In recent years, there have been cases of backpackers being attacked, and even a horrific murder of two British travellers in a hostel in Townsville. It’s shocking to think that these things can happen in places where many of us have stayed in similar situations.
Of course, these events are incredibly rare, but they reinforce the fact that travellers need to be constantly aware of their personal safety.
The advent of social media has come with its own pros and cons for travellers. When I was on my working holiday, Facebook had only just launched in the US, and we kept in touch via ‘phone, email and postcards. Digital photos were printed or downloaded.
Social media makes it easier for travellers today to keep in touch with family and friends back home, and share photos as as they go. The flip side is that it makes it easier to contact strangers online, and meet up in real life. People you would never have actually come across on your travels. Individuals with less than honourable intentions can also target backpackers more easily. Everyone’s personal information and whereabouts is out there for all to see.
Although most of my working holiday was incident-free, there were some occasions when I was around people or in situations which didn’t feel safe to me. In those times, I put my safety first, and got out of the situation, or sought advice from the staff at the accommodation I was staying in.
Roger Maynard, a veteran Sydney-based journalist, is the author of Milat: The Full Horror of the Backpacker Murders (thankfully I hadn’t read this before travelling!);
The vast majority of travellers will head home with treasured memories and friendships that will never fade, but Australia should come with a precautionary health warning, according to Mr Maynard.
“The problem is a lot of young people who come here tend to think it is very much like back home and they get a false sense of security, and they tend to drop their guard,” he said.
“They might party too much and they may not be quite as responsible as they might be back home. Be responsible, be aware of potential dangers but don’t let it ruin your trip.”Source: BBC News
Also of concern in recent years, is the treatment and pay of migrant workers, an estimated 64,000 of whom are illegally in Australia.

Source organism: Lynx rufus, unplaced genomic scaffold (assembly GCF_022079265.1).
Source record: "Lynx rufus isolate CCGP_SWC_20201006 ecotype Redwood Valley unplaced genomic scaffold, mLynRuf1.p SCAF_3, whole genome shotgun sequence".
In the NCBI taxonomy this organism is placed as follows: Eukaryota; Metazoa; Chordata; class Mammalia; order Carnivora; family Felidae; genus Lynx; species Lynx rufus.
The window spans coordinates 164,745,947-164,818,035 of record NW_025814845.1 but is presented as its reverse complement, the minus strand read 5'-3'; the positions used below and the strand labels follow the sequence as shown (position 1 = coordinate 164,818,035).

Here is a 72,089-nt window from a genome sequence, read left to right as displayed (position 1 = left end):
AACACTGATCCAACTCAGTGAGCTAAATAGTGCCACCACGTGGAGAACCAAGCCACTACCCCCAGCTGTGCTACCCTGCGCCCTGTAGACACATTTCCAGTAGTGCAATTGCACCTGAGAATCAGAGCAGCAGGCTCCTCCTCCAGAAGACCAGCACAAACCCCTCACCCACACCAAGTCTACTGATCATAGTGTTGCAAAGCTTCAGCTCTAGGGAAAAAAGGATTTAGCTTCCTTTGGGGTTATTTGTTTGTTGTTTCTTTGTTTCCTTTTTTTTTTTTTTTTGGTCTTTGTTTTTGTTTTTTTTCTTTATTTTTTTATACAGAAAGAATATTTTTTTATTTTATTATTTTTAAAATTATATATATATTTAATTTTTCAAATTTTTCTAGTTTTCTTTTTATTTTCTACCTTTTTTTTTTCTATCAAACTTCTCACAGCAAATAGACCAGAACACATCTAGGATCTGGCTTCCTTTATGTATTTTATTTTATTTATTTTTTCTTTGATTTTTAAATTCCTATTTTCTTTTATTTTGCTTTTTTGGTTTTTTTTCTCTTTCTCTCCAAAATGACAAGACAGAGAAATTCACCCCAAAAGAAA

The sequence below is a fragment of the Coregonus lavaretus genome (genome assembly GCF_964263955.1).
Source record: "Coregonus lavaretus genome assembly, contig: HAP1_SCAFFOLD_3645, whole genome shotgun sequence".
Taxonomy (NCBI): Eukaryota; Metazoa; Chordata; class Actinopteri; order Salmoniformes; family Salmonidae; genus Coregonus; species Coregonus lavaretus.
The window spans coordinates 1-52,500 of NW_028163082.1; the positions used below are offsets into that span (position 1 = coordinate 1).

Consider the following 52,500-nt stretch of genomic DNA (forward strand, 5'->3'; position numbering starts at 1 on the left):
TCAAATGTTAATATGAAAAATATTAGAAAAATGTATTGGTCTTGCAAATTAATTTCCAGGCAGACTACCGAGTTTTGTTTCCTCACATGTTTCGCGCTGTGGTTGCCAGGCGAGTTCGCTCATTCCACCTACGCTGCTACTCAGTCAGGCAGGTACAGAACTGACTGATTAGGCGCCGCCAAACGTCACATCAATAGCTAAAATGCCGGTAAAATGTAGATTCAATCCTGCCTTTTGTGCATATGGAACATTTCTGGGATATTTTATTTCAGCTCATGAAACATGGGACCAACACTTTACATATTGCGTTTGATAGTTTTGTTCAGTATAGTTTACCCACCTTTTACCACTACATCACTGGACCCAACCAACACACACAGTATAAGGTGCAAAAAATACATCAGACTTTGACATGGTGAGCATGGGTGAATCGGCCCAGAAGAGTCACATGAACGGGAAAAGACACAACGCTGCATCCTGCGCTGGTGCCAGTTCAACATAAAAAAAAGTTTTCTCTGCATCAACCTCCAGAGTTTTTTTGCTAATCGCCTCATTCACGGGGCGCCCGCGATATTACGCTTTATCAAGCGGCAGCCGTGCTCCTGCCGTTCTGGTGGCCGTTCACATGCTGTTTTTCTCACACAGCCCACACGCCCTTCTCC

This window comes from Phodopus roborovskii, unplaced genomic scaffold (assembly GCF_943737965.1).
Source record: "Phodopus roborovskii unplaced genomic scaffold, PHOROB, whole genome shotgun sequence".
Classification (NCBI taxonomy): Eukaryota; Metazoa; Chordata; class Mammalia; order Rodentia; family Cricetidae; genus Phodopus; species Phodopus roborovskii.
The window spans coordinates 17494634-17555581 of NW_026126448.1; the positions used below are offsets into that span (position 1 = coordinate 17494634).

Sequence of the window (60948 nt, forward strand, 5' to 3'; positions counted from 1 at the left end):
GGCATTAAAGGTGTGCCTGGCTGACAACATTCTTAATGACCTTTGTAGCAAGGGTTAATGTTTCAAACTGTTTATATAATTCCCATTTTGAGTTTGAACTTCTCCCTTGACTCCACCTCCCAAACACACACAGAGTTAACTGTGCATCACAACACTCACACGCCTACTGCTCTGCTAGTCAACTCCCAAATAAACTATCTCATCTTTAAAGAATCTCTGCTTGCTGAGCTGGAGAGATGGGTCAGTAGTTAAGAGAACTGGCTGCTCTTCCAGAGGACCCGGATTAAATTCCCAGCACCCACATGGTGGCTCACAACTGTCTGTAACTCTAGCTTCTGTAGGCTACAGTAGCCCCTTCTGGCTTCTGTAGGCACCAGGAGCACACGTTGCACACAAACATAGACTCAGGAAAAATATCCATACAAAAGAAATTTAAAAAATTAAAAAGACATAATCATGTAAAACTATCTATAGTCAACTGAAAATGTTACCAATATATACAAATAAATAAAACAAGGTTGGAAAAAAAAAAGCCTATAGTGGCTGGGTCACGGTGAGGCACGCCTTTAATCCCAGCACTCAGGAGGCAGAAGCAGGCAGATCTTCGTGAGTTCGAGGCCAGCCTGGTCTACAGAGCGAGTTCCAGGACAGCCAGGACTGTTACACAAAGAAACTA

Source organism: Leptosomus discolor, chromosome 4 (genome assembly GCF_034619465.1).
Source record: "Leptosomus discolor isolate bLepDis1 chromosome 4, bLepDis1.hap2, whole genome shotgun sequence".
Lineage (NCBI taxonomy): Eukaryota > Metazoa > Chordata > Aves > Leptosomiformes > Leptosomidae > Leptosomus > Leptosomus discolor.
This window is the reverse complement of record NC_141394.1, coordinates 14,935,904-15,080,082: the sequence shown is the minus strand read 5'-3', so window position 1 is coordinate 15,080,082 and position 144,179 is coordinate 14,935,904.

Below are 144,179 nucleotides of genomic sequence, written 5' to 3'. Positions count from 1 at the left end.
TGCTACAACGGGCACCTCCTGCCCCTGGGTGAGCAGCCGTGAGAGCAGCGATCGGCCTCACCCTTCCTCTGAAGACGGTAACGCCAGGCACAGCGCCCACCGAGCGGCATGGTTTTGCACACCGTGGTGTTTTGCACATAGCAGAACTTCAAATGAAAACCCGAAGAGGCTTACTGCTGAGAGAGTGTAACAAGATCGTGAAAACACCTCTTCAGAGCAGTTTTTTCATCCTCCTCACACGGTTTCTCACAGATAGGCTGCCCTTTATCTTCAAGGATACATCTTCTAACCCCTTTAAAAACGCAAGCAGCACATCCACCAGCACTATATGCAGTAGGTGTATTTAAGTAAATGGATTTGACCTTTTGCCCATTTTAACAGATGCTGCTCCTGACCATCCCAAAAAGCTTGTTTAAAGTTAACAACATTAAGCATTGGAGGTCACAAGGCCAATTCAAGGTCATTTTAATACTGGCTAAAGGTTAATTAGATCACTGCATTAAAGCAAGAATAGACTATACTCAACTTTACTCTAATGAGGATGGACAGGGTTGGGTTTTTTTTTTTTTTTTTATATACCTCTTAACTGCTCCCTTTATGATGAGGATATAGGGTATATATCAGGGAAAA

A study by law professors at University of Technology, Sydney (UTS) and University of New South Wales (UNSW), concluded that one in three backpackers and a quarter of foreign students working in Australia are being paid about half the minimum wage or less (source: “Wage Theft in Australia” report).
The BBC reported this week that an Australian employer has been fined over the death of a Belgian backpacker who collapsed from heat stress while working on a farm picking fruit.
Australia’s fruit-picking sector has faced much criticism over conditions.
In recent years, several other cases of backpacker exploitation, underpayment and abuse have come to light.
Industry representatives have argued such issues are not widespread, but critics say backpackers are vulnerable in the usually isolated, rural areas.(BBC News)
When the Coronavirus hit this year, millions of temporary workers in Australia found themselves out of work, and unable to access any government support. Many found themselves literally unable to fly home, due to ever-changing travel restrictions and sudden border closures.
There are more than 1.1 million temporary workers in Australia – international students, working holidaymakers, bridging visa holders, those on temporary protection or safe haven visas – most are ineligible for all of the government’s assistance packages.
Migrant workers have been acutely affected by the widespread layoffs as a result of Covid-19. Many work in hospitality, retail and services, some of the industries hit hardest by shutdowns, and few have family and community networks they can turn to.
Source: Ben Doherty, Josh Taylor & Paul Karp for The Guardian
While many working holiday makers remain stranded in Australia and other countries, with funds running out, the borders remain closed for new entrants, aside from citizens.
The Australian Government is citing late 2021 as the soonest time that borders may reopen. With the Coronavirus pandemic continuing around the world, it’s impossible to predict how travel will continue to be affected for the next year or so.
New Zealand has stated from 10 August 2020, they are temporarily suspending applications for working holiday visas from outside New Zealand.
The information on the Canadian Government website is confusing, but states that as a temporary worker, you’re exempt from travel restrictions if you’re coming for an essential (non-discretionary) purpose.
International Experience Canada (IEC) state that they will not be sending out new rounds of invitations at this time. They are on hold until further notice.
As we head into winter (at least here in the Northern hemisphere), with no sign of the world reopening, and 7 months into travel restrictions, it’s difficult to know what the future holds for working holiday visas. Or any other type of travel.
I feel so passionately about the benefit of working holidays, or spending time abroad, that I have jokingly said before it should be made mandatory to everyone under 30. Of course, not everyone wants to travel far, or has the opportunity, or ability. Many take a different path in life, and are motivated by other things. Career and family often take priority at this age.
In my opinion, travelling in your 20s and 30s, especially as a solo traveller, is one of the most character-building pursuits you can undertake. While exploring the Commonwealth, or other countries, you’ll learn essential life skills and increased confidence which will last forever. The knowledge that you can travel to the other side of the world, find employment and make new friends, will set you in good stead for living a life of independence.
If you’re lucky enough to be eligible for a working holiday visa – assuming they continue to be available – I wouldn’t hesitate to recommend it.
As we wait for the world to re-open, and to see what the “new normal” brings, I can only hope that future travellers and future generations continue to have this opportunity for the adventure of a lifetime.